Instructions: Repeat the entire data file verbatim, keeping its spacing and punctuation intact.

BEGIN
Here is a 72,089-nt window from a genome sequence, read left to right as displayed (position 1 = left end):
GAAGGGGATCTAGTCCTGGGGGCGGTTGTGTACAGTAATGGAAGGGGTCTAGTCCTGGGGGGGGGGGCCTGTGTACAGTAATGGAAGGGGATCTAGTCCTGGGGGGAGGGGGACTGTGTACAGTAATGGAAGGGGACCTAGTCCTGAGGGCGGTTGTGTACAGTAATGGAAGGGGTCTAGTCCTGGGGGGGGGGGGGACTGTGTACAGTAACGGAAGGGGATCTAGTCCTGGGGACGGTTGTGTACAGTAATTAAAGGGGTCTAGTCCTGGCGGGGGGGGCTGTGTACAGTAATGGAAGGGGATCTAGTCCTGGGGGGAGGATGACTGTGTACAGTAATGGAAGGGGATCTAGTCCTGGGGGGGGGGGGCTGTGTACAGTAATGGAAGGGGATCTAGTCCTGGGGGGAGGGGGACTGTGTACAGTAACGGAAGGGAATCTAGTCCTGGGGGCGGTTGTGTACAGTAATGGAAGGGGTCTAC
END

Here is a 72,089-nt window from a genome sequence, read left to right as displayed (position 1 = left end):
GAAGGGGATCTAGTCCTGGGGGCGGTTGTGTACAGTAATGGAAGGGGTCTAGTCCTGGGGGGGGGGGCCTGTGTACAGTAATGGAAGGGGATCTAGTCCTGGGGGGAGGGGGACTGTGTACAGTAATGGAAGGGGACCTAGTCCTGAGGGCGGTTGTGTACAGTAATGGAAGGGGTCTAGTCCTGGGGGGGGGGGGGACTGTGTACAGTAACGGAAGGGGATCTAGTCCTGGGGACGGTTGTGTACAGTAATTAAAGGGGTCTAGTCCTGGCGGGGGGGGCTGTGTACAGTAATGGAAGGGGATCTAGTCCTGGGGGGAGGATGACTGTGTACAGTAATGGAAGGGGATCTAGTCCTGGGGGGGGGGGGCTGTGTACAGTAATGGAAGGGGATCTAGTCCTGGGGGGAGGGGGACTGTGTACAGTAACGGAAGGGAATCTAGTCCTGGGGGCGGTTGTGTACAGTAATGGAAGGGGTCTAC